equity completion trend Note: The achievement gap measures the difference between completion rates for minority students and their white peers. At SLCC, minority students complete at a significantly lower rate than white students. While completion rates for both populations have been increasing (the minority completion rate has climbed from 15% in 2011 to 20% in 2017 and the white student completion rate climbed from 19% to 24% over the same period), the gap between the two populations has varied. In 2013 the rate was only a -6.5% difference, but then fell to below -20% in 2016. This past year saw the model rebound to -18%. This means that on average, minority students are about 15% less likely than their white peers to complete an award at SLCC.

SLCC is more than financial and physical resources. Our strength comes from people and we will develop and attract the best. We will thrive through innovation, diversification, systems thinking and advanced technology.

Our strategies

  • Advance technology and systems design
  • Organize for cross-college collaboration
  • respond to "good economy" opportunities and challenges
  • Invest in ourselves through professional development and talent recruitment

sustainability graph

sustainability trend Note: The annualized budget-related FTE count is a budgetary measure of college revenue from student enrollment. FTE is a credit hour measure, meaning “full-time equivalent.” It is calculated by dividing the total number of credit hours by 15. Annualizing is the process of averaging the FTE across the academic year. This means that across fall and spring semesters in 2015, the college averaged an FTE enrollment of 16,158.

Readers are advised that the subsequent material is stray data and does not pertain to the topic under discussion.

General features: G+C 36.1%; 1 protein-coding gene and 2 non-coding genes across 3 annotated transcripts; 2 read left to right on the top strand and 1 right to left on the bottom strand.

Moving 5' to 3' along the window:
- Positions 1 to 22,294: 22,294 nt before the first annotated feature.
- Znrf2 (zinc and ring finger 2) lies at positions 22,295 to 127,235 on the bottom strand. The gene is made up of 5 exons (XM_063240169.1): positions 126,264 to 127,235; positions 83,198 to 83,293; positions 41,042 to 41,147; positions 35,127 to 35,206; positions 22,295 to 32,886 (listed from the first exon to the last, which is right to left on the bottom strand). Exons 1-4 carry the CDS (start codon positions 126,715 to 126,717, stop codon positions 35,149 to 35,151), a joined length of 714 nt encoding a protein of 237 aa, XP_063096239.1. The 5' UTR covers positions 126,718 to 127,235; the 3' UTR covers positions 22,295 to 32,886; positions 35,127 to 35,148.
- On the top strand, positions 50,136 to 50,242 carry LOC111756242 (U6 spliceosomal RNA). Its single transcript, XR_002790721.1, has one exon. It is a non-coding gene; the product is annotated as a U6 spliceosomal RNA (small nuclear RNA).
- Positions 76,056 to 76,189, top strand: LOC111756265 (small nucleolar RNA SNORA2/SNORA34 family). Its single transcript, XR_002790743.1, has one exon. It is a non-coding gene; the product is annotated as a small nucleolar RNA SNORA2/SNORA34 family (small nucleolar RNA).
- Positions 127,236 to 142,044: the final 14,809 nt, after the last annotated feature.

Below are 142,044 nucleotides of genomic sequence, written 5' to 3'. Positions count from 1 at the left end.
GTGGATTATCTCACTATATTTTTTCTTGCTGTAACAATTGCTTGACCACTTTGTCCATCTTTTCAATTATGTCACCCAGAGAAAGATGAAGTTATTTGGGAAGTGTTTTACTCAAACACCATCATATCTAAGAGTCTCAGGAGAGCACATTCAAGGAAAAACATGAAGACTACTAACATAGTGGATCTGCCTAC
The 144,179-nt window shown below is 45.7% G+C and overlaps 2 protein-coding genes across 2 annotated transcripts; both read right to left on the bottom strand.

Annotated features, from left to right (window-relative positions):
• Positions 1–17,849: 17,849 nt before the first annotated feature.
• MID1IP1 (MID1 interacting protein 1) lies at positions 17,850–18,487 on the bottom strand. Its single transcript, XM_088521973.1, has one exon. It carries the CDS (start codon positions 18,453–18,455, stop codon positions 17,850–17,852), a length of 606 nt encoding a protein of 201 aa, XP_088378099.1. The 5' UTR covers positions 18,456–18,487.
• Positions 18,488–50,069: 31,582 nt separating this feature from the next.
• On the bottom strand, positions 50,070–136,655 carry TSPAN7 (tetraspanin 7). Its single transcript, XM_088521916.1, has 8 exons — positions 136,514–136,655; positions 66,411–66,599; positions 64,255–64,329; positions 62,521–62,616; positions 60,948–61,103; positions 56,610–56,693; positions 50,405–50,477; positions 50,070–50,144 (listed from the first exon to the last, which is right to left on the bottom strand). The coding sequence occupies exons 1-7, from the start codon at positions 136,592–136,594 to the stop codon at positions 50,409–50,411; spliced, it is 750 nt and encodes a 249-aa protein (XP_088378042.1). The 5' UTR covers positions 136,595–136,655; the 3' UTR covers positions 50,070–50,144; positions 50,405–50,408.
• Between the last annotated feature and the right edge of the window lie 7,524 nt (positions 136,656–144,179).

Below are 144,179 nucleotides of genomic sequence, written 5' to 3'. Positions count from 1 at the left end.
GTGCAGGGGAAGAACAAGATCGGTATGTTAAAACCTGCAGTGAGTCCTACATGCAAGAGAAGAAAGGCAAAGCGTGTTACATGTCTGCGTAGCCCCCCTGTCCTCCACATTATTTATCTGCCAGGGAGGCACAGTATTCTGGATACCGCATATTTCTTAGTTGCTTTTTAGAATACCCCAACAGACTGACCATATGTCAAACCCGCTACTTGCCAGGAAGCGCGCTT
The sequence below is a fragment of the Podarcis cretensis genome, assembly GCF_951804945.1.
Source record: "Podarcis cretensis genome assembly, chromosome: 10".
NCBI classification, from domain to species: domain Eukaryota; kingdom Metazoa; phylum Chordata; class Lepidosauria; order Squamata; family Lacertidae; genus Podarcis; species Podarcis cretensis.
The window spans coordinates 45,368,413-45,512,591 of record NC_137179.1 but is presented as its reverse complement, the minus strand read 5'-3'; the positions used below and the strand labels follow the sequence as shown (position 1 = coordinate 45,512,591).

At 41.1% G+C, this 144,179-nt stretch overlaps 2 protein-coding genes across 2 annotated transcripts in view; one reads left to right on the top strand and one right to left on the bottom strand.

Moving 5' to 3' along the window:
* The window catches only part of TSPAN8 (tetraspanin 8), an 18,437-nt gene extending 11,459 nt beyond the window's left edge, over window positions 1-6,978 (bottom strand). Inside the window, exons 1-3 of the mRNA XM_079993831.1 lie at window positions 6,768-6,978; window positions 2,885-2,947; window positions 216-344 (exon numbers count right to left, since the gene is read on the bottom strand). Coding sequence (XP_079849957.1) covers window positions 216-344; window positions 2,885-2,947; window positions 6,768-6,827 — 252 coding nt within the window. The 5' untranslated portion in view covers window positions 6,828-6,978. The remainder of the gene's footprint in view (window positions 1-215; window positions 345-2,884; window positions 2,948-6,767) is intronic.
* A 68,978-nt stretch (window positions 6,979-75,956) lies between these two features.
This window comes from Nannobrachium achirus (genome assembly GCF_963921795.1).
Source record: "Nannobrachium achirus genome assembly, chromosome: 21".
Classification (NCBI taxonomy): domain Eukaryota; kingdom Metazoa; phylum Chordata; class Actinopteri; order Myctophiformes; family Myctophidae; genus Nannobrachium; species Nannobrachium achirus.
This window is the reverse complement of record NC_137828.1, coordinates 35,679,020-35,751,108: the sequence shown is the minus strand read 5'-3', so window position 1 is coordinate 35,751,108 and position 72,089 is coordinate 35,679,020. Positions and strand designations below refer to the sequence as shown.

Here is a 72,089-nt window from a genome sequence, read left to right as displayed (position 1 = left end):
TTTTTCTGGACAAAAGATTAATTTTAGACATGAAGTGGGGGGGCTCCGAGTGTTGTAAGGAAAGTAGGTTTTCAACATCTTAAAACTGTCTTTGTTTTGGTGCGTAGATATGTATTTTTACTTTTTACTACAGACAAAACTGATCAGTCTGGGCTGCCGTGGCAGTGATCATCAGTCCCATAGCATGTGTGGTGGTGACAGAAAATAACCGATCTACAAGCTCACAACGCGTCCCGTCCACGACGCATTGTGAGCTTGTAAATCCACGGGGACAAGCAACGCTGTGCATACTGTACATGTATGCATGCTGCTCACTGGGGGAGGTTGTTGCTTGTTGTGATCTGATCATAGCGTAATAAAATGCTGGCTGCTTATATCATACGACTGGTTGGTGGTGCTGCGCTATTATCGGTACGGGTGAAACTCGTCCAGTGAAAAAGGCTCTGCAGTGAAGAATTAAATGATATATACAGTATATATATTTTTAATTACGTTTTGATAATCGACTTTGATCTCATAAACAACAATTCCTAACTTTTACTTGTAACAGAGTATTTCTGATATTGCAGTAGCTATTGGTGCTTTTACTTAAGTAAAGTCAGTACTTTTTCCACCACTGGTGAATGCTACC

implementation graphic


Strategy work will be coordinated through a new implementation structure briefly described below.

The College Planning Council (CPC) oversees general strategy implementation and commissions specific cross-college work teams to advance strategic projects. The CPC prioritizes and guides the institution through change initiatives.

Track CPC Work

The College Coordinating Council (CCC) coordinates strategy implementation at a tactical/operational level among senior and mid-level leadership. They provide input and support in drafting procedures / policy / budget requests.

Track CCC Work

Collaborative Work Teams (CWT) are the cross-college teams charged by the CPC to recommend and implement big institutional change initiatives. The work of these teams will culminate in operational changes including new college procedures, systems and policy.

There are currently four CWTs each listed below:

SLCC Pathways Phase II
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Strategic Enrollment Management
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Community Engagement as a Cultural Norm
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Equity-minded Practitioner